Saturday, 5 September 2009 - 9:40 pm


Finally, I made it out of the infirmary today. The medic gave me the all-clear from under the cloud he carries around, and handed Matt and I over to a pair of army cutouts.

After reading Matt’s description of the army fellas, I keep picturing them as little frozen toys when no-one’s looking. Trust him to make guys with guns faintly ridiculous.

They escorted us out of the infirmary and into the middle of a courtyard between the wide arms of buildings. Then they told us that we had to split up. The girls’ dorm was on one side, the boys’ on the other.

My stomach went cold. I took Matt’s hand without thinking; he immediately linked his fingers through mine. No way we were going to let them separate us. The worst part was that it meant the other Seekers had already been split up. There was nothing I liked about that.

“I want to see my friends,” I told them. I planted myself where I stood so they couldn’t pull me up.

They tried a few things. Refusing my demand didn’t work, so they offered to take Matt to go fetch them. That didn’t work either. They explained that they’re keeping the sexes apart for safety – not all the time, just most of it.

I guess I understand that – sex is a tricky beast. We’ve seen what it did in the Pride, and the Sharks. That’s why Jersey hid who she was. That’s why, so long ago it seems, I pretended to be with my best friend so that no-one else would bother me. But that didn’t mean that I was happy with not being able to see my friends.

In the end, one of them went to fetch the guys and brought them to us. Matt and I stood in the middle of the courtyard, feeling foolish and nervous, though it’s hard to put my finger on why. It seemed like we were left there forever, watching for the sight of friends’ faces appearing in the midst of the bustle of the place. No-one else bothered us or even breezed close by.

I’ve never been so relieved to see familiar shapes in my life, stomping hurriedly across the acid-scarred concrete. I almost ran to meet them. They all got hugs, even Dan and Thorpe, and Matt wasn’t shy about it either. They looked all right and were more worried about me than anything else. We’re fine, they said. A place to sleep, regular meals – does wonders, I think.

They’d been told that I was resting and it was best to leave me to heal. They hadn’t liked it but they knew Matt was with me; I wasn’t on my own. That’s the only reason they didn’t push until they got to me. Thorpe had a face like thunder anyway; I think he’s been wearing it since we got here and he’s not inclined to let it go yet, even though he knows I’m all right.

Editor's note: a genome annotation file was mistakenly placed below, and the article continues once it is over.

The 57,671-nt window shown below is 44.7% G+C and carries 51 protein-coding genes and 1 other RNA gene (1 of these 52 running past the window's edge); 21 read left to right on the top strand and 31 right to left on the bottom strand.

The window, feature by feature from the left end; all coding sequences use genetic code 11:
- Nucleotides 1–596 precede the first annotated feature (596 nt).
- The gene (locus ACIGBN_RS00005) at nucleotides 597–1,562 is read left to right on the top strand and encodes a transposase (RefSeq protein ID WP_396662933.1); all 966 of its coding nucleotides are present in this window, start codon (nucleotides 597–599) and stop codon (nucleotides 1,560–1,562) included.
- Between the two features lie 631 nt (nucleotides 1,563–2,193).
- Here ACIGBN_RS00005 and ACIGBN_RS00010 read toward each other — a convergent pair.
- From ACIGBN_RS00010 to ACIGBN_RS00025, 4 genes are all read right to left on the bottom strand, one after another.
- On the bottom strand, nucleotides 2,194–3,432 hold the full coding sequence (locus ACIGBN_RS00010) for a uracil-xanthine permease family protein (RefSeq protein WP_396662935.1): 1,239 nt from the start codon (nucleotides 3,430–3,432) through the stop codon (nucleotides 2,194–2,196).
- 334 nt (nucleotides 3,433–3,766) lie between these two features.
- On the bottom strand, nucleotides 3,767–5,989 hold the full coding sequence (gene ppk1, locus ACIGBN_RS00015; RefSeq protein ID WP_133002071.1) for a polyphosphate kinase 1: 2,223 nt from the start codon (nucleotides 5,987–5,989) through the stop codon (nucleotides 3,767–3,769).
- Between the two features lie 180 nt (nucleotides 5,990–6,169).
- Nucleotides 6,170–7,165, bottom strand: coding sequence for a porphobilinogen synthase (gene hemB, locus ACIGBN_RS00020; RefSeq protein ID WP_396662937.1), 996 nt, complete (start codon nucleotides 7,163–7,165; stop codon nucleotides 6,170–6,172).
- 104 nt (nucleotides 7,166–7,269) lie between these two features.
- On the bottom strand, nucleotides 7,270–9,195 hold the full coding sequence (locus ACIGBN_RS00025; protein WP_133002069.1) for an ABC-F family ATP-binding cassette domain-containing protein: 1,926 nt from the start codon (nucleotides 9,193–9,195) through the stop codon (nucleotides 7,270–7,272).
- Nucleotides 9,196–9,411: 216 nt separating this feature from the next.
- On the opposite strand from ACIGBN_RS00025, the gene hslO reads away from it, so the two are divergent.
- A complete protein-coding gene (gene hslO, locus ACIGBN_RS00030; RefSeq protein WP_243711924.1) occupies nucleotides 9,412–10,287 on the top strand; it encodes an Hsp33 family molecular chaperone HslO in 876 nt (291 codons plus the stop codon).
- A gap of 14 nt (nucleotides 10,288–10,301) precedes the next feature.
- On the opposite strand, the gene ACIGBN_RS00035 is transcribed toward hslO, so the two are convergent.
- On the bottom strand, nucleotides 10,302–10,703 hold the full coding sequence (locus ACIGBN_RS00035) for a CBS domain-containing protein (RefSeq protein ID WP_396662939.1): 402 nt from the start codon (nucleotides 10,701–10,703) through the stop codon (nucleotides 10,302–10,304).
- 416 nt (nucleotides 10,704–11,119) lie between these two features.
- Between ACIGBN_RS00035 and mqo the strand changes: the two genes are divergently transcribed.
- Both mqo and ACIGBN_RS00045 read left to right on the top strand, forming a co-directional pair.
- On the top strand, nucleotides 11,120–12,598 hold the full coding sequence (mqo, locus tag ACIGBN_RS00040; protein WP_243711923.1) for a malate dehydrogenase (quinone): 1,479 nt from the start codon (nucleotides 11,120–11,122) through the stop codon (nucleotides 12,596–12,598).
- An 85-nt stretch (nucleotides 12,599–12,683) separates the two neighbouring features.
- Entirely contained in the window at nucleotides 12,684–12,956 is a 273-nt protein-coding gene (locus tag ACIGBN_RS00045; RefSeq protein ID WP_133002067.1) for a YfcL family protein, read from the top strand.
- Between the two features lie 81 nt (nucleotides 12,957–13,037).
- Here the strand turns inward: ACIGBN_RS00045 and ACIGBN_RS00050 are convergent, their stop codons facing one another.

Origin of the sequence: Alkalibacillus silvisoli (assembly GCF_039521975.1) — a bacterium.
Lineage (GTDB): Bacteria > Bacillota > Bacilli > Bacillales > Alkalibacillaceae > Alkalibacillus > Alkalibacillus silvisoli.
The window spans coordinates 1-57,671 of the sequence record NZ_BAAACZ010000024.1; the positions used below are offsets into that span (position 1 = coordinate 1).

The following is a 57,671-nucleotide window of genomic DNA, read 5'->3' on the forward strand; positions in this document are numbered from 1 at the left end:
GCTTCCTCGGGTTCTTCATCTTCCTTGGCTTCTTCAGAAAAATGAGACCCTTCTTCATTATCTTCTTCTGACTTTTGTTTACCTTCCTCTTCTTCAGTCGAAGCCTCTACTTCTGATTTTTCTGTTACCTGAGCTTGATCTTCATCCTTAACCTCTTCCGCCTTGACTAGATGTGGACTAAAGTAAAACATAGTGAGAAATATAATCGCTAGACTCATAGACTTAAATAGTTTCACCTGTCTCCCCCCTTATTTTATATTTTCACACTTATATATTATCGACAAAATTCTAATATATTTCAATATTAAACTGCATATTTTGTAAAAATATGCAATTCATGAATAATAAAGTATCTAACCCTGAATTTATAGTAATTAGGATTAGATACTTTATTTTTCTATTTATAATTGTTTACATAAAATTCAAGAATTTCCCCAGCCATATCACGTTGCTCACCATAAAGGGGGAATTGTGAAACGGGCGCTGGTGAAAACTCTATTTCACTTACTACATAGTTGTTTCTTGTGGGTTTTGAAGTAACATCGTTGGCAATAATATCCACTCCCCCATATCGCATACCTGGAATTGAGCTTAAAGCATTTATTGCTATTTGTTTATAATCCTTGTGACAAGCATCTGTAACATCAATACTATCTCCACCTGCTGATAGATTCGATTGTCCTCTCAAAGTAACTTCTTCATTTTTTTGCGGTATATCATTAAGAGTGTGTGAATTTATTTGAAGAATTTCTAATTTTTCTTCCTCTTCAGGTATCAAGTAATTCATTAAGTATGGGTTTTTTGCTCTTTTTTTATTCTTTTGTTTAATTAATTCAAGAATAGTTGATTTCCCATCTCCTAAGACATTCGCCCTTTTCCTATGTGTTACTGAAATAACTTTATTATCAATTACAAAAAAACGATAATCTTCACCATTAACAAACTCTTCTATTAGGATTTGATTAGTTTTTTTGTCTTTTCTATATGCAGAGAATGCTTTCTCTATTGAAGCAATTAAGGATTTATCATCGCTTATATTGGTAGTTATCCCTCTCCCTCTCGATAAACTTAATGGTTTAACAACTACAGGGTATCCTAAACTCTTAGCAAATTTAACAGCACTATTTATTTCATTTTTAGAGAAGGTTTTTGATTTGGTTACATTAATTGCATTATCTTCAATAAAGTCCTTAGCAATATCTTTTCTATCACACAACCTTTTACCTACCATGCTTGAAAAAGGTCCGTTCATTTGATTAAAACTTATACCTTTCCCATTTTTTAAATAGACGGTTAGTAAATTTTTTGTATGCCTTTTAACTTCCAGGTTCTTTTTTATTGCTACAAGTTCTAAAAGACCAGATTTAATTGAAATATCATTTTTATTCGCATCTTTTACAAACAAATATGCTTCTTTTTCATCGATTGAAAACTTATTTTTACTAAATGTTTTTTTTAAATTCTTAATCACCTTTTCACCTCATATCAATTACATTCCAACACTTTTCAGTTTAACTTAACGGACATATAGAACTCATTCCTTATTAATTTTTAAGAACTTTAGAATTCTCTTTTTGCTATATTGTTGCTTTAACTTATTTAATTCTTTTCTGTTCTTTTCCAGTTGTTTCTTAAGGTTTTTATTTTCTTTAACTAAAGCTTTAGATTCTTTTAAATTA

They haven’t seen Jersey, but Terry has caught up with his sister and says that the girls are doing okay. I promised I’d make sure of that when I got to the girls’ dorms. Now that I think about it, I realise that, in saying that, I accepted being separated from my friends. It’s funny how these things seep in while you’re not looking.


We were so busy catching up that no-one noticed the General approach, not until he cleared his throat. I would have looked at him, but Thorpe’s unwavering bulk was in the way. I had to move around him so that I could see what was going on.

“I see you’ve all found each other,” he said. I wanted to trust his smile but couldn’t quite bring myself to do it. Maybe it’s because one of his men put me in the infirmary.

“We’re Seekers,” I told him. “That’s what we do.” Out of the corner of my eye, I saw Dale nodding.

“And now you have, might I have a word?” He meant me, pinning me with a very direct gaze.

I hesitated and a hand fell on my shoulder, from behind. I looked up at Thorpe and then around at Matt. Their expressions said no. “I’ll be all right,” I told them.

I wanted to hear what this man had to say. I wanted to know what we’d found here, now that my headache was easing and I might make sense of it. I wanted to know if the squirl in my belly was justified or just caution holding me back from realising that it was all okay now.

I stepped towards the General, then turned to face my best friend. He was so unhappy, and he’s done so much for me over the past few days. Stayed with me while I was hurt, despite how many times they must have tried to get him to leave. I threw my arms around his neck and kissed his cheek, whispering my thanks into his ear, suddenly thick-throated. He means so much to me. But I’d see him again; it wasn’t like it was forever. It would be okay.

Stepping back from him was like tearing a part of myself off. Even telling myself that they’re right here in the compound, it felt like I was losing all of them. I had to paint on a brave smile and hope that the bruise on my face didn’t give me away. I’d see them all soon, I said. Can’t keep me away, even if they try.

Then I looked up at the General and nodded, and we moved away to talk. When I looked back, the pair of cutouts were shepherding my friends back towards the western side of the courtyard, Matt along with them now. It was done; it was too late to turn back. Always stepping forward when everyone else is holding back, that’s me.


Dammit. Someone’s looking around in here – I had to hide in the toilets no-one uses to write this. Better go.